Dress for success

When attending any type of function at which you might possibly meet a prospective client, dress appropriately.  Respect the occasion and wear the right casual,  formal or business attire.  Invest in good quality clothing (hit the end-of-season sales) that flatters your body type.  Good quality clothing looks better,  lasts many years and is worth the money because when amortized,  it actually costs less than the cheap stuff.  Dress to impress.

Project the positive

Be enthusiastic and passionate about life and business.  Let your body language,  voice,  eyes and mannerisms  sparkle with good energy.  Walk into every room with confidence,  hold your head high and radiate a positive aura.  Others will be attracted to your glowing presence and they will cross the room to introduce themselves,  to have the pleasure of meeting and talking with you. 

Greet one and all with a firm handshake and a warm smile.  Make good eye contact and show that you are delighted to make their acquaintance and are interested in what they have to say.  People like to do business with people who have positive energy.  It  suggests honesty and expertise and therefore inspires confidence and trust.

You’re worth it

Create a strong value proposition for your business.  Establish that your products and services are top drawer,  will provide unique and highly desirable benefits and therefore command a premium price in the marketplace.  Communicate that your products and services are worth the investment.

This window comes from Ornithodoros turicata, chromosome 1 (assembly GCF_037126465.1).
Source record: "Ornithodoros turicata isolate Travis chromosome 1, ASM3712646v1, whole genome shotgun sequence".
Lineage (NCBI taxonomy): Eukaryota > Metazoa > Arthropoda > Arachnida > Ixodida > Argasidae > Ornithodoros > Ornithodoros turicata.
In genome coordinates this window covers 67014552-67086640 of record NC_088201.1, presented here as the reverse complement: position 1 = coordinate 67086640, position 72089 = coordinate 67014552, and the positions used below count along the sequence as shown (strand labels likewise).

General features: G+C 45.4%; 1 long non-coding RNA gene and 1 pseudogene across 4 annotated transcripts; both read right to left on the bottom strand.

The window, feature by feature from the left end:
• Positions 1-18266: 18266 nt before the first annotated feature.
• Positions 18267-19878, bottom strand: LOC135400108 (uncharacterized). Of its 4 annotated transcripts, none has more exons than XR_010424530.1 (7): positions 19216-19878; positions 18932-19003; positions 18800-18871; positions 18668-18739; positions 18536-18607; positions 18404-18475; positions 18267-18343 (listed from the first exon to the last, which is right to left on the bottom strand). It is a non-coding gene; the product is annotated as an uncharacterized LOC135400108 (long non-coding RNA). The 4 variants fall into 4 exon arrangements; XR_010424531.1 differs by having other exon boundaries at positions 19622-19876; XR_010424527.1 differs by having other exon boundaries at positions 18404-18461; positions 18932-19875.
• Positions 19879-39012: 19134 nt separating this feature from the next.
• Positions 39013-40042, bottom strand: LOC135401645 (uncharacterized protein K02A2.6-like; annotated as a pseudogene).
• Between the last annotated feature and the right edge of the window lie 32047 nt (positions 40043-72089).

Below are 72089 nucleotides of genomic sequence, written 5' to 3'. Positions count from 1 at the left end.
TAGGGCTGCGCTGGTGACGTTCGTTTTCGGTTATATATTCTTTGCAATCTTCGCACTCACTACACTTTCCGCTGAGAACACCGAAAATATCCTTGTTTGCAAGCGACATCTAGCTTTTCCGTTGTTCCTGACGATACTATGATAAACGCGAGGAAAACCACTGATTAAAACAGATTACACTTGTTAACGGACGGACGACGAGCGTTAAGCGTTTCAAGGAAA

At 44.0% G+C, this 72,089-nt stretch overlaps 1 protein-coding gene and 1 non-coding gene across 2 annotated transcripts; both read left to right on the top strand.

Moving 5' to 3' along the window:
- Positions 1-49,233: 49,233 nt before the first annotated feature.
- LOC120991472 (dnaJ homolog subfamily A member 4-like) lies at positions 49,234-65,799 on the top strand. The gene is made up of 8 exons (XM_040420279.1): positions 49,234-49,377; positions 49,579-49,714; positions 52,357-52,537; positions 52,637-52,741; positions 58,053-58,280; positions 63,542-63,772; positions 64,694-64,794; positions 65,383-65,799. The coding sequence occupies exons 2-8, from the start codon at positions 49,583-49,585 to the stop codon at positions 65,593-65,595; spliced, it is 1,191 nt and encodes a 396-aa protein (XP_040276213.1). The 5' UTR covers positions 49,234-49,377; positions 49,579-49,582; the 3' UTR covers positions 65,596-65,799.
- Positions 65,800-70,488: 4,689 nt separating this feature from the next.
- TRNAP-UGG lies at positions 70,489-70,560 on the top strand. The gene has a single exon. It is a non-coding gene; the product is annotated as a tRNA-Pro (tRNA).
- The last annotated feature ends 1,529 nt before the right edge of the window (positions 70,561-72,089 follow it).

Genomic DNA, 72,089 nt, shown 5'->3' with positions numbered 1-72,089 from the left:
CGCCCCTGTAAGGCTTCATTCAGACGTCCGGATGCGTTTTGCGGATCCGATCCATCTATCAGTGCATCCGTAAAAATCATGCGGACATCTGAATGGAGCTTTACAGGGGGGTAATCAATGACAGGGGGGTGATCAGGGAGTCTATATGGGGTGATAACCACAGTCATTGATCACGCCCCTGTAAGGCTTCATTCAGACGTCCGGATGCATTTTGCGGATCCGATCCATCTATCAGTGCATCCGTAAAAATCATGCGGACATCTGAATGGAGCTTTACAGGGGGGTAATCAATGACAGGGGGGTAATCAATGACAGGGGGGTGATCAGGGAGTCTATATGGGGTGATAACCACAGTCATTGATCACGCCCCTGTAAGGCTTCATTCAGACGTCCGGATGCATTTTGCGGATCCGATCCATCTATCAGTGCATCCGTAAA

Get to know the objectives and priorities of your typical customers and broadcast the benefits that resonate most.  Gather information that allows you to anticipate customer needs and deliver 5 star service every time.  Make your customers grateful to do business with you by knowing how to solve their problems and make them look smart for hiring you.

Do your best to maintain your prices,  even when there is pressure to offer discounts that are outside of your pricing strategy.  There may be times when you must relent,  but defend your position by learning to clearly articulate the ROI of  doing business with you.  Think cariage trade,  not cut-rate.

Business is great